Encouraging online learners to make academic progress

Encouraging online learners to make academic progress

To support online student success, Penn State World Campus is offering scholarships to learners who commit to engaging in productive habits for degree progression.

Srdjanns74/iStock/Getty Images Plus

Online-only students, compared to their face-to-face peers, are less likely to complete a degree. Many colleges and universities are leaning into online students’ feelings of belonging to promote retention and completion, but leaders at one online campus are focusing on financial incentives.

Penn State World Campus, the online arm of Pennsylvania State university, launched the Progressive Scholarship program in 2023. The invite-only program rewards 90 students who engage in best practices with financial aid, up to $7,750 over four years.

How it works: World Campus staff select the students who will participate in the program, targeting students who have been admitted but still haven’t registered for courses.

To earn their scholarships, students must meet five requirements:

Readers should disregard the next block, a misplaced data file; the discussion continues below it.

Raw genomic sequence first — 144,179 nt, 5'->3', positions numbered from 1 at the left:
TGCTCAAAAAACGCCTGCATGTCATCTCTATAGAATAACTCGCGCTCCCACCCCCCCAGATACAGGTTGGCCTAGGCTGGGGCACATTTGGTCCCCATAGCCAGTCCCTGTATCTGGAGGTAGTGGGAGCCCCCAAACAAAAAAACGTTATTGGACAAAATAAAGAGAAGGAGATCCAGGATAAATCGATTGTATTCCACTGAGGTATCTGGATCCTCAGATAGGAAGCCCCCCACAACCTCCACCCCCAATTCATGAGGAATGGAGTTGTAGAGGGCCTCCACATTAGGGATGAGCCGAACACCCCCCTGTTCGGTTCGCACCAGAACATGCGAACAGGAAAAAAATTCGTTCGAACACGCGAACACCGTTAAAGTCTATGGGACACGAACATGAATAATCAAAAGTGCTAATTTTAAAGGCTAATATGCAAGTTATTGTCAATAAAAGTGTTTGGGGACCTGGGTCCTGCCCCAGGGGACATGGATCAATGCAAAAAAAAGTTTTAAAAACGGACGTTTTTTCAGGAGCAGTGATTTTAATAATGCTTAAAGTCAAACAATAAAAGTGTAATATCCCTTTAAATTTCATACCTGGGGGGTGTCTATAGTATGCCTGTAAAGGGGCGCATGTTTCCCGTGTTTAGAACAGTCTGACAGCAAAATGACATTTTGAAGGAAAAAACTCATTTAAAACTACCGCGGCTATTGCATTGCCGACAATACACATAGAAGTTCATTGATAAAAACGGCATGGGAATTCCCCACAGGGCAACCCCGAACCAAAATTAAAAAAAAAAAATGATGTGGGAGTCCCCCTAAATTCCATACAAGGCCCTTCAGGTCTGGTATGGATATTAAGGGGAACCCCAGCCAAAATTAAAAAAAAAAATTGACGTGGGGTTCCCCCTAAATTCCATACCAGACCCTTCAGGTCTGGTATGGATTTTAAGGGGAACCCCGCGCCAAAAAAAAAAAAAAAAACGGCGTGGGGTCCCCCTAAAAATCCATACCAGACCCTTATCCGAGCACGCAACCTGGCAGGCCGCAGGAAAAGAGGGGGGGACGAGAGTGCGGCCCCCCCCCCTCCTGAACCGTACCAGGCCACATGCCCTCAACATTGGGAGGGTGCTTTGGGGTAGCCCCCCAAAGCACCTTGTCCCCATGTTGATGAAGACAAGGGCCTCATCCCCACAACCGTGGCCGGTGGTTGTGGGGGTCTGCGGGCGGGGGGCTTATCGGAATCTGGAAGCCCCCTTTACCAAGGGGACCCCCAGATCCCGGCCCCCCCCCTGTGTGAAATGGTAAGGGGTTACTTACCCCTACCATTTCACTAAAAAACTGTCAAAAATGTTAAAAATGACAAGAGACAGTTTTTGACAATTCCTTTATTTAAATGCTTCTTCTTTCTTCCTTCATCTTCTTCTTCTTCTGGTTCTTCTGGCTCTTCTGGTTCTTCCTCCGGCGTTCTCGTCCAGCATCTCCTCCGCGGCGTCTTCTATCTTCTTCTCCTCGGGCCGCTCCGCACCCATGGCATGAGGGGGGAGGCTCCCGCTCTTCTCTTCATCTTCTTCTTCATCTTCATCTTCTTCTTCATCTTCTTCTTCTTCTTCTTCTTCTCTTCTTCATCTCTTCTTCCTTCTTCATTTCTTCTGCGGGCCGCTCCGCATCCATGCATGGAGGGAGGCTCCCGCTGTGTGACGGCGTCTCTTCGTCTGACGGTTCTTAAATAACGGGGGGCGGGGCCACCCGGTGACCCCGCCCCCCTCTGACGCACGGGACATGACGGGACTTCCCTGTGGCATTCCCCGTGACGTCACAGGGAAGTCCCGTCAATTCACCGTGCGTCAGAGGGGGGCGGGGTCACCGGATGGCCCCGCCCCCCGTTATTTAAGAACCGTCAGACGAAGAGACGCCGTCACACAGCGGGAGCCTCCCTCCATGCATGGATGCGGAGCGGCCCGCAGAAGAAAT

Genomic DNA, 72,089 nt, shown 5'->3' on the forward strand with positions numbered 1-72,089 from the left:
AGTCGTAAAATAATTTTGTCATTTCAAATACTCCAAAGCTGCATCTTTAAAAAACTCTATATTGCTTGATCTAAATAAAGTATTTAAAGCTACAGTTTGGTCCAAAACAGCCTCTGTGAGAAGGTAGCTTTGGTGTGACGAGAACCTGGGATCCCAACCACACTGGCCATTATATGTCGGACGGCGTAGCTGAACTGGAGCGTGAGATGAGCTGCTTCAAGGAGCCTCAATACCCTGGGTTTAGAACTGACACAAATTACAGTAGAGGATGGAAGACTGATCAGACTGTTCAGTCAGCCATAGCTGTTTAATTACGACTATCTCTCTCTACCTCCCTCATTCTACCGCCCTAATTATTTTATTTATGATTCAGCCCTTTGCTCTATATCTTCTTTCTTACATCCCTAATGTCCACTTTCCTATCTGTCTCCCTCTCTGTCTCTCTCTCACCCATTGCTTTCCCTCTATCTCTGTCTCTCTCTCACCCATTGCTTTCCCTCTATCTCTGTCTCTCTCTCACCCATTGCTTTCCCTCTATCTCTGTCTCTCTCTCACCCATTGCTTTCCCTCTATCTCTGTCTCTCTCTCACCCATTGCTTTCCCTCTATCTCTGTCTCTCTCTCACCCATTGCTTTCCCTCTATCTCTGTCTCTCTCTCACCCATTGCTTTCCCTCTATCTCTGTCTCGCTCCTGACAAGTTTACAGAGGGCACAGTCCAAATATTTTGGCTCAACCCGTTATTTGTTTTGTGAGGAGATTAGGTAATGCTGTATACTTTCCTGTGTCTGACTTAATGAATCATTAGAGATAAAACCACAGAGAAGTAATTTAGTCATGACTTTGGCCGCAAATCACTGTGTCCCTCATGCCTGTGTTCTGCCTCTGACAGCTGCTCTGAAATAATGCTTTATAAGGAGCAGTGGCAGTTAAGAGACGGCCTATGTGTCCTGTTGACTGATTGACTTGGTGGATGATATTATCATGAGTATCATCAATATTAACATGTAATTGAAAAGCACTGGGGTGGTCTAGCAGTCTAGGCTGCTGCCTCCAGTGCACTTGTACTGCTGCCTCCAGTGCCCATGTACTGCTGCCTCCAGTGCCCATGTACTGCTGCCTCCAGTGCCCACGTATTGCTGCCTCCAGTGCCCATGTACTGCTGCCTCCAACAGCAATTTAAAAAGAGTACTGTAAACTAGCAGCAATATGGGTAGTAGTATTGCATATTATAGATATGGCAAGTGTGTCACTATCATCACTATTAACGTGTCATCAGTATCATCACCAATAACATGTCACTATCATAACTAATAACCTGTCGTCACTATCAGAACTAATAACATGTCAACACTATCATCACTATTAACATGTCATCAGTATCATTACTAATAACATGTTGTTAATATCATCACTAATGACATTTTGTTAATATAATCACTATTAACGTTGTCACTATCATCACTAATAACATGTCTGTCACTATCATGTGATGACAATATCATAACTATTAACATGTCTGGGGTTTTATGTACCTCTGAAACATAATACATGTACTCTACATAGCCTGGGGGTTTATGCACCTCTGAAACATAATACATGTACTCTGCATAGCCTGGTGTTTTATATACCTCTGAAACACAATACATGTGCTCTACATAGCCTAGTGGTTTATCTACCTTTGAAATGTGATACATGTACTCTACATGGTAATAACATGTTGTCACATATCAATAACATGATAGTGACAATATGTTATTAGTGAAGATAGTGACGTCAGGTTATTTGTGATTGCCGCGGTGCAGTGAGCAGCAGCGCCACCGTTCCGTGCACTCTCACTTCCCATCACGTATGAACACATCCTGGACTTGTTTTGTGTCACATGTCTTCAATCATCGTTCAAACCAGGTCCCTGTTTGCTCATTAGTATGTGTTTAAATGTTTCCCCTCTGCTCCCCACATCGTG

• Meet with their adviser
  • Register for courses on time
  • Take at least six credits per semester
  • Enroll in fall and spring semesters
  • Maintain a 2.3 GPA

The list of tasks was determined by World Campus staff after researching best practices and the habits of successful learners. The office of organizational effectiveness also completed a benchmark study looking at other universities’ scholarship and graduation guarantee programs.  

Additional research shows that students who earn a greater number of credits each semester are more likely to complete their degree

If students successfully meet these goals, they earn $1,500 in scholarship dollars their first year, which increases to $1,750, $2,000 and $2,500 over the course of their four years at the institution.

Other Ways to Support Online Learners  

Some other avenues colleges and universities are investing in to support online learning include: 

Under evaluation: The pilot initiative supported 90 students, 30 in the spring 2023 semester, 30 in fall 2023 and 30 in spring 2024.

World Campus staff see the greatest challenge in launching the program as the risk of not knowing how students would respond to the incentive, explains Colleen Coudriet, director of financial aid. Over the next several years, staff will be able to review how financial aid impacted students’ behaviors and their degree completion.

Staff are currently tracking to see which students complete the requirements each semester, which will be factored into the overall program evaluation and help decide next steps.

If your student success program has a unique feature or twist, we’d like to know about it. Click here to submit.

Read More